"Don't Impose Your Morality On Me"

Steve Wagner wrote an excellent post yesterday commenting on Mary Ann Glendon's "The Women of Roe v. Wade" article. Gledon writes:

“But it took some time before growing numbers of Catholics, Protestants, and Jews stepped forward to point out that when people advance their moral viewpoints in the public square, they are not imposing anything on anyone. They are proposing. That’s what citizens do in a democracy—we propose, we give reasons, we vote. It’s a very strange doctrine that would silence only religiously grounded moral viewpoints. And it’s very unhealthy for democracy when the courts—without clear constitutional warrant—deprive citizens of the opportunity to have a say in setting the conditions under which we live, work, and raise our children.”

After revealing the precise quote from Glendon, Steve applies her teaching by playing it out in a hypothetical context of a conversation"

"When I express a moral view in the public square, I’m not imposing my view, I’m proposing a view for your consideration. If you think I’ve forced my view just because I think I’m right, you’ve misunderstood. I’m offering an opinion you don’t have to accept. Sure, I think you’d be foolish to reject my view, for this reason and this reason and that one over there, but there’s no force involved."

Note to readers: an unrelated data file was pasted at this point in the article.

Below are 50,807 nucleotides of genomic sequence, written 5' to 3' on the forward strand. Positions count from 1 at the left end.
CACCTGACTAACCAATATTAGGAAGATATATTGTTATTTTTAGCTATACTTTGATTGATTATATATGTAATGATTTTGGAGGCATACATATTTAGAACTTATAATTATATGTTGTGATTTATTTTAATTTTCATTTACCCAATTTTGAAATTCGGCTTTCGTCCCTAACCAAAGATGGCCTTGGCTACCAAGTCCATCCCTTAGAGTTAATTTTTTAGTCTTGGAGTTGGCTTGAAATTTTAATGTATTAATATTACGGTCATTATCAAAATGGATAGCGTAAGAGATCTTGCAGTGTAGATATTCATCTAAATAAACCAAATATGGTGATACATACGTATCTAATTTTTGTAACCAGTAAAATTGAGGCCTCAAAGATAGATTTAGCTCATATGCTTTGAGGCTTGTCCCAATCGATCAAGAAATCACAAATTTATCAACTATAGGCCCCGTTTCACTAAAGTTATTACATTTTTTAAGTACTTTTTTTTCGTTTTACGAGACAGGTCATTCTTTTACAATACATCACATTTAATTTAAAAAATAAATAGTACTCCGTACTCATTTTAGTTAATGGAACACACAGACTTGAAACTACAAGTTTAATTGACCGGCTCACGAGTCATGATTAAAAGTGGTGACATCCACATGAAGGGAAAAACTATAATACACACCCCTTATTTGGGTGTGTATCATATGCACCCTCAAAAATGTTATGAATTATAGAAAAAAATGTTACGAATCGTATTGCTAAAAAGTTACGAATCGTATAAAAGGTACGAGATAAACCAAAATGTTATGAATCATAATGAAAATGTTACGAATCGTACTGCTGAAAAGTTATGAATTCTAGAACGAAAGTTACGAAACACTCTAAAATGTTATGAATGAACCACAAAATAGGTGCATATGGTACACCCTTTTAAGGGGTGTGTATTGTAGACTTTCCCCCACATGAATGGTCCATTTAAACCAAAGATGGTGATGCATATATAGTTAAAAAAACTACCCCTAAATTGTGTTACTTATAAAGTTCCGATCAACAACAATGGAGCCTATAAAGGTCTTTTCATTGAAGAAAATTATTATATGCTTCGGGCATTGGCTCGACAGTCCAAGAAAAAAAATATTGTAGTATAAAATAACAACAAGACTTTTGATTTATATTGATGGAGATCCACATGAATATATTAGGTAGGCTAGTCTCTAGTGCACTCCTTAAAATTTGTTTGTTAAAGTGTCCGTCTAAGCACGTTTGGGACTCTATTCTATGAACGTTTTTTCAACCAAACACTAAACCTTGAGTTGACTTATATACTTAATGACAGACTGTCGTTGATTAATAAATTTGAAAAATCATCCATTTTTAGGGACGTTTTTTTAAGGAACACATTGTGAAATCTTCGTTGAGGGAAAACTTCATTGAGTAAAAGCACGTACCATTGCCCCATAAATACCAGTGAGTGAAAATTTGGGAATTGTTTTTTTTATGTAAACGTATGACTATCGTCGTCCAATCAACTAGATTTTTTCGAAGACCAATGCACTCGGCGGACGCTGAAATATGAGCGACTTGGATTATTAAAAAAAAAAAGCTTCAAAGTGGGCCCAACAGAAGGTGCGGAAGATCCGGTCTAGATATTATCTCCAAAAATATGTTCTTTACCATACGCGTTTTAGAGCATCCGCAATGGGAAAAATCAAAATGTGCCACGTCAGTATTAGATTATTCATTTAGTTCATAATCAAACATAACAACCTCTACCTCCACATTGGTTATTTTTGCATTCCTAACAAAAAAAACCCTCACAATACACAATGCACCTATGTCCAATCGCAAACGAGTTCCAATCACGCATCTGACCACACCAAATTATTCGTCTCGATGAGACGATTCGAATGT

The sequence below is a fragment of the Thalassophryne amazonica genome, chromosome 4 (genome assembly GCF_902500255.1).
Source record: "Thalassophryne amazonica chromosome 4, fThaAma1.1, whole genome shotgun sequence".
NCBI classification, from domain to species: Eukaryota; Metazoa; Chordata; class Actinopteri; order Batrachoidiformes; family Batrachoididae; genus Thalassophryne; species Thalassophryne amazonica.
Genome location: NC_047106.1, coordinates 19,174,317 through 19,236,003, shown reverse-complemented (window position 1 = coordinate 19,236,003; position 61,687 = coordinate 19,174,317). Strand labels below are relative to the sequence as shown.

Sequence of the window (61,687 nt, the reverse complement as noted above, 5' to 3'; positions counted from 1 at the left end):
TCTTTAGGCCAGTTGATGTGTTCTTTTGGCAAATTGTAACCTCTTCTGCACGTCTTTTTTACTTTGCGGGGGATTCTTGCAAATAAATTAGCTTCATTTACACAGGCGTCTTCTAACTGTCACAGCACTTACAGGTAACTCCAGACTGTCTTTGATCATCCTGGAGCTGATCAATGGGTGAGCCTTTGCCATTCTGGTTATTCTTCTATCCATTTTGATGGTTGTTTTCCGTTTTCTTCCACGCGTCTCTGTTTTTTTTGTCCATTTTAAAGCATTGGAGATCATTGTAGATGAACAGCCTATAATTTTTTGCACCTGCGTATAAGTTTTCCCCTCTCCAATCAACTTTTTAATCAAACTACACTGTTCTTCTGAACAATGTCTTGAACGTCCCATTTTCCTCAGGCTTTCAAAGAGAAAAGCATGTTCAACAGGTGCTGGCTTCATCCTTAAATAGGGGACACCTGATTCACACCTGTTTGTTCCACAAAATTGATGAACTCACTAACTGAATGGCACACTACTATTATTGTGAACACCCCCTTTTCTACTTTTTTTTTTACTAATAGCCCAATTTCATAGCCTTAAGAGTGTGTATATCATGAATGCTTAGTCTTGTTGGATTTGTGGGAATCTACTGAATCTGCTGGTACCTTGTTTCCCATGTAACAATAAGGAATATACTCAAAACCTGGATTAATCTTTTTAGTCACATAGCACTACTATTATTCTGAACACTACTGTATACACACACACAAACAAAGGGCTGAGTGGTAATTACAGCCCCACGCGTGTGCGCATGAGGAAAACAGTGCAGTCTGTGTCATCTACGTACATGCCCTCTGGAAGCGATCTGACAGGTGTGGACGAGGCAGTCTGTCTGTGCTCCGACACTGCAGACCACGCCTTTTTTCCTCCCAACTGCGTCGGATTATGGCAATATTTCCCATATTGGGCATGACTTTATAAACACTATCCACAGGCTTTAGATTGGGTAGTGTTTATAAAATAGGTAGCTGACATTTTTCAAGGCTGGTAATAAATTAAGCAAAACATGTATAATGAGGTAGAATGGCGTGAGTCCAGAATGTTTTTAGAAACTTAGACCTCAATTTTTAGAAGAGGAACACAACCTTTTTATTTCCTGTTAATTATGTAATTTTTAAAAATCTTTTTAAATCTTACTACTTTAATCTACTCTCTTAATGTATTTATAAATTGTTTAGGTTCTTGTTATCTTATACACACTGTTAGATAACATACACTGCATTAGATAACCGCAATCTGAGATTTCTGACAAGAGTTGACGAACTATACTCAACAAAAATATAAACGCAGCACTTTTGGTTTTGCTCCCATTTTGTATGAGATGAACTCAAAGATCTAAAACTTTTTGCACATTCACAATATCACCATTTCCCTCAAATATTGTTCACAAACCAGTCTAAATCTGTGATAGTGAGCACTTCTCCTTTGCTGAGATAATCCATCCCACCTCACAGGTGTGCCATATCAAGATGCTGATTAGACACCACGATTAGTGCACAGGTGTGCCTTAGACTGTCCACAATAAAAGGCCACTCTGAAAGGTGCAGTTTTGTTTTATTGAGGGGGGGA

Scott Klusendorf adds his wealthy two-cents by proposing it this way:

“Look, I’m not imposing my view. I’m making a proposal. That’s what citizens do in a constitutional republic like ours. Are you saying that I shouldn’t be allowed a voice or a vote in our democratic process? If so, who are you to impose that view on me?”


Cross-Blogged at Apologia Christi

Comments

BK said…
Oh boy, don't get me started on this topic. It is erroneous to think that any viewpoint can or should be excluded from public discourse or becoming the potential basis for law simply because it is religiously motivated. There is nothing in the wording of the Constitution that requires a "secular viewpoint" for the underlying goal of the proposed legislation before it can become law. There are limits based the First Amendment's prohibition towards establishing a particular sect as the church of America, but that is a far, far cry from disqualifying ideas that may have their genesis in religious thought.

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